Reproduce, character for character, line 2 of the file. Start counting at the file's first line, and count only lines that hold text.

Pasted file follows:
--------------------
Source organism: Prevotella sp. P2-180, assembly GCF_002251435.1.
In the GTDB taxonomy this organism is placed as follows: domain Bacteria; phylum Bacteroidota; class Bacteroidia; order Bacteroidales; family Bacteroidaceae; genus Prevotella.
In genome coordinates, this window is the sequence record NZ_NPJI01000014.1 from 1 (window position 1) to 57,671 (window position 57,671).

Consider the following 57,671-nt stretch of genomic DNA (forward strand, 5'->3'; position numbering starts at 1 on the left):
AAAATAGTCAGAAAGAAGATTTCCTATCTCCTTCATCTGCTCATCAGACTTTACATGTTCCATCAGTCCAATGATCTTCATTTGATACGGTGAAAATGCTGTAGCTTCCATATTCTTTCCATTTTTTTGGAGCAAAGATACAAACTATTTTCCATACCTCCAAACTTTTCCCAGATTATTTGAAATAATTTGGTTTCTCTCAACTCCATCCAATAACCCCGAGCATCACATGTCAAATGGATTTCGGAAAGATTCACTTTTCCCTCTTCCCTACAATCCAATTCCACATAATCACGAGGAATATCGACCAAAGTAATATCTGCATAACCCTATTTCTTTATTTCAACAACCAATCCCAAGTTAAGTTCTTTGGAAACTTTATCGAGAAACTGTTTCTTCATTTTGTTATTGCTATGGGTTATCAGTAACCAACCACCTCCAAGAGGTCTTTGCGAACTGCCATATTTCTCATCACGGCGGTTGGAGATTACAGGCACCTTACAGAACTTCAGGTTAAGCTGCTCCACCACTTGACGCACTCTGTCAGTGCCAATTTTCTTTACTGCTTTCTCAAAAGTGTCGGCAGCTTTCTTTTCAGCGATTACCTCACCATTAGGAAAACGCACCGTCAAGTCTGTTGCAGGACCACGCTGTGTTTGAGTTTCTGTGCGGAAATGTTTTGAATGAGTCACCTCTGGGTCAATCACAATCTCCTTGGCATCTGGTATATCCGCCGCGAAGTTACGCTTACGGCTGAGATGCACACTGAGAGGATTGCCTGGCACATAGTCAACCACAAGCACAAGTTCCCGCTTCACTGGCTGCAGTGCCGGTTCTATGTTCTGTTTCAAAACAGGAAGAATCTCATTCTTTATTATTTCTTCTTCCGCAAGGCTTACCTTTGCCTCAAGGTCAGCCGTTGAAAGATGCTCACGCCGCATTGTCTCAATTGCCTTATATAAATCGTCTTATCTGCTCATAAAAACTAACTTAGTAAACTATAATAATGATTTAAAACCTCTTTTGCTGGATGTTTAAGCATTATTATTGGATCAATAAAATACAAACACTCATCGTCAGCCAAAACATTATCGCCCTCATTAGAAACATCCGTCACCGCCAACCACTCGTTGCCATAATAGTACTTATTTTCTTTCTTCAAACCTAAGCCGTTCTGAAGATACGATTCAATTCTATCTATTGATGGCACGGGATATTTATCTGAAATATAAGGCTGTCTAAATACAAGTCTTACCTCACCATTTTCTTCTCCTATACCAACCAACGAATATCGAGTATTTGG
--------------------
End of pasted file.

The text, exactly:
In the GTDB taxonomy this organism is placed as follows: domain Bacteria; phylum Bacteroidota; class Bacteroidia; order Bacteroidales; family Bacteroidaceae; genus Prevotella.